New dementia theory grapples with hearing loss

Researchers at Newcastle University suggest a possible link between Alzheimer’s disease, the temporal lobe and hearing loss.

Monika Warzecha 2 minute read September 22, 2020
Hearing dementia

Researchers looked at existing studies of dementia and hearing loss. Getty

A new theory suggests a possible link between Alzheimer’s disease, an important memory centre in the brain, and hearing loss.

Reasearchers with Newcastle University in the U.K. published an article in Neuron, a neuroscience journal, in early September, looking at existing research into hearing and Alzheimer’s. One study suggested an estimated nine per cent of cases of dementia can be attributed to hearing loss.

“The challenge has been to explain how a disorder of the ear can lead to a degenerative problem in the brain,” says Tim Griffiths, from Newcastle University’s Faculty of Medical Sciences. “We suggest a new theory based on how we use what is generally considered to be the memory system in the brain when we have difficulty listening in real-world environments.”

The challenge has been to explain how a disorder of the ear can lead to a degenerative problem in the brain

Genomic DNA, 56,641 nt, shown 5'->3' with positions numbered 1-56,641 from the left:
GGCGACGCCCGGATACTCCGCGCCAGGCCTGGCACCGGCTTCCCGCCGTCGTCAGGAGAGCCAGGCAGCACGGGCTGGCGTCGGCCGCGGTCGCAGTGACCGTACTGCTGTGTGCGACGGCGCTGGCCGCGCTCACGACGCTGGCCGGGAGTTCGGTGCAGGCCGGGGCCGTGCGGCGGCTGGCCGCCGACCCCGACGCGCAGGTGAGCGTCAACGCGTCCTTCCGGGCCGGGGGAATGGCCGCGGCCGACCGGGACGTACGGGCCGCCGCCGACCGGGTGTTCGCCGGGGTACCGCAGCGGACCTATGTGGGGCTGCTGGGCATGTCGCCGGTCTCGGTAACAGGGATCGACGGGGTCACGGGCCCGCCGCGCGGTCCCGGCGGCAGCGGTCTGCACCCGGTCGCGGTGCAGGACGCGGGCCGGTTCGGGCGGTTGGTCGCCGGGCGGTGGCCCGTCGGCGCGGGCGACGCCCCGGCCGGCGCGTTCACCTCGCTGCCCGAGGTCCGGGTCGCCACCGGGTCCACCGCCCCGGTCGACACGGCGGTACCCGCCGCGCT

The researchers looked into three main considerations: “a common underlying cause for hearing loss and dementia; lack of sound-related input leading to brain shrinking; and cognitive impairment resulting in people having to engage more brain resources to compensate for hearing loss, which then become unavailable for other tasks.”

Studying findings from a variety of studies of dementia in humans and animals, the researchers focused on the temporal lobe, the part of the brain crucial to memory and also plays a role in processing sound.

“This memory system engaged in difficult listening is the most common site for the onset of Alzheimer’s disease,” says Newcastle University’s Will Sedley. “We propose that altered activity in the memory system caused by hearing loss and the Alzheimer’s disease process trigger each other.”

The researchers hope new studies will focus on testing the theory by tracking hearing impairment.